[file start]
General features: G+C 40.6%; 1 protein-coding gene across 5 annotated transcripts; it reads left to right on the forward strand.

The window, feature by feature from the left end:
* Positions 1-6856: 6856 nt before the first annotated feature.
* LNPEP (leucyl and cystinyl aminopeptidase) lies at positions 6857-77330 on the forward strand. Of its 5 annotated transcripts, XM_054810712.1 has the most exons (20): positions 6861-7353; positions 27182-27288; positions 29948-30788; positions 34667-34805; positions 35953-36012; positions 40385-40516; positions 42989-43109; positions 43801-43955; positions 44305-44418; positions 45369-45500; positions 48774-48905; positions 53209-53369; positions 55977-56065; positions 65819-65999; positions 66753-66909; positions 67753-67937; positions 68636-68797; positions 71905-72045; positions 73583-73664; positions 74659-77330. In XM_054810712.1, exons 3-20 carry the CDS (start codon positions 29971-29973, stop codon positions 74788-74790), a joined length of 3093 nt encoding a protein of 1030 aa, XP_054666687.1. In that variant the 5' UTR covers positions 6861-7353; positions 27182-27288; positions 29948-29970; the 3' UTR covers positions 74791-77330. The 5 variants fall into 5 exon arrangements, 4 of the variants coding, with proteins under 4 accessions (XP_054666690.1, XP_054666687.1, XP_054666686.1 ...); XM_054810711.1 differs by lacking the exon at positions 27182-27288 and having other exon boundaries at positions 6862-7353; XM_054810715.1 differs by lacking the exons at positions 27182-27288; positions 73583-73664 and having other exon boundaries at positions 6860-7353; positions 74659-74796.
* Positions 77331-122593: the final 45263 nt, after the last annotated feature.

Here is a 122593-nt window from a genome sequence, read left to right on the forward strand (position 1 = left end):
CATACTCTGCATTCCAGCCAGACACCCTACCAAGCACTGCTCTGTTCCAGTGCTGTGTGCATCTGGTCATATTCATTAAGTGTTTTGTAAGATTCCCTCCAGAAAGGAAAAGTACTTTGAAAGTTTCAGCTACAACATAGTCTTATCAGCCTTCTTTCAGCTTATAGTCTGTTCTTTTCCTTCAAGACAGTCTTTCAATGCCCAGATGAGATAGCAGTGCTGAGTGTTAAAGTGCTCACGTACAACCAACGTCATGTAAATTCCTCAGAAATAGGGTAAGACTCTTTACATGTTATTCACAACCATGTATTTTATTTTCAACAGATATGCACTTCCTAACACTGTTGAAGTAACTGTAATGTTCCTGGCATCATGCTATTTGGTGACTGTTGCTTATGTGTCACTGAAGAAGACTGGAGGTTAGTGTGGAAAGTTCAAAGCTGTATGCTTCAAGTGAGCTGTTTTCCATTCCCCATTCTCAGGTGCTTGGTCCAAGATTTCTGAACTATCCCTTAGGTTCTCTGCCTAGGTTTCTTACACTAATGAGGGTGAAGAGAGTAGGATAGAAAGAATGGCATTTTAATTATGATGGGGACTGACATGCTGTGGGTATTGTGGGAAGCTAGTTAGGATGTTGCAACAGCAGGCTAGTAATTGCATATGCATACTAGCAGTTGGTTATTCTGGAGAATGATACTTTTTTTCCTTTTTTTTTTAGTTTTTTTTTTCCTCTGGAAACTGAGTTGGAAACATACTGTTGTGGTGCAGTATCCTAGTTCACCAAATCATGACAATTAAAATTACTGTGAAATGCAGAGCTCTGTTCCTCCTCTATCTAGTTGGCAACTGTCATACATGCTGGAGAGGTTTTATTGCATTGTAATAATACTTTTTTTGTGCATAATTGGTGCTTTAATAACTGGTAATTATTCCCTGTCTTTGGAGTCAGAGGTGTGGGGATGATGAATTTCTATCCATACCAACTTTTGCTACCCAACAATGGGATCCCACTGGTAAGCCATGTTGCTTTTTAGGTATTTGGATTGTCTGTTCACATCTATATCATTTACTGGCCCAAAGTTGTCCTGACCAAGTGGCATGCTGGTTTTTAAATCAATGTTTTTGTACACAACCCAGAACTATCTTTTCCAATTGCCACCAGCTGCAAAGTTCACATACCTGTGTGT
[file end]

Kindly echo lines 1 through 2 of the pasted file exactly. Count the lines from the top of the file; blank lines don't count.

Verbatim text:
General features: G+C 40.6%; 1 protein-coding gene across 5 annotated transcripts; it reads left to right on the forward strand.

The window, feature by feature from the left end: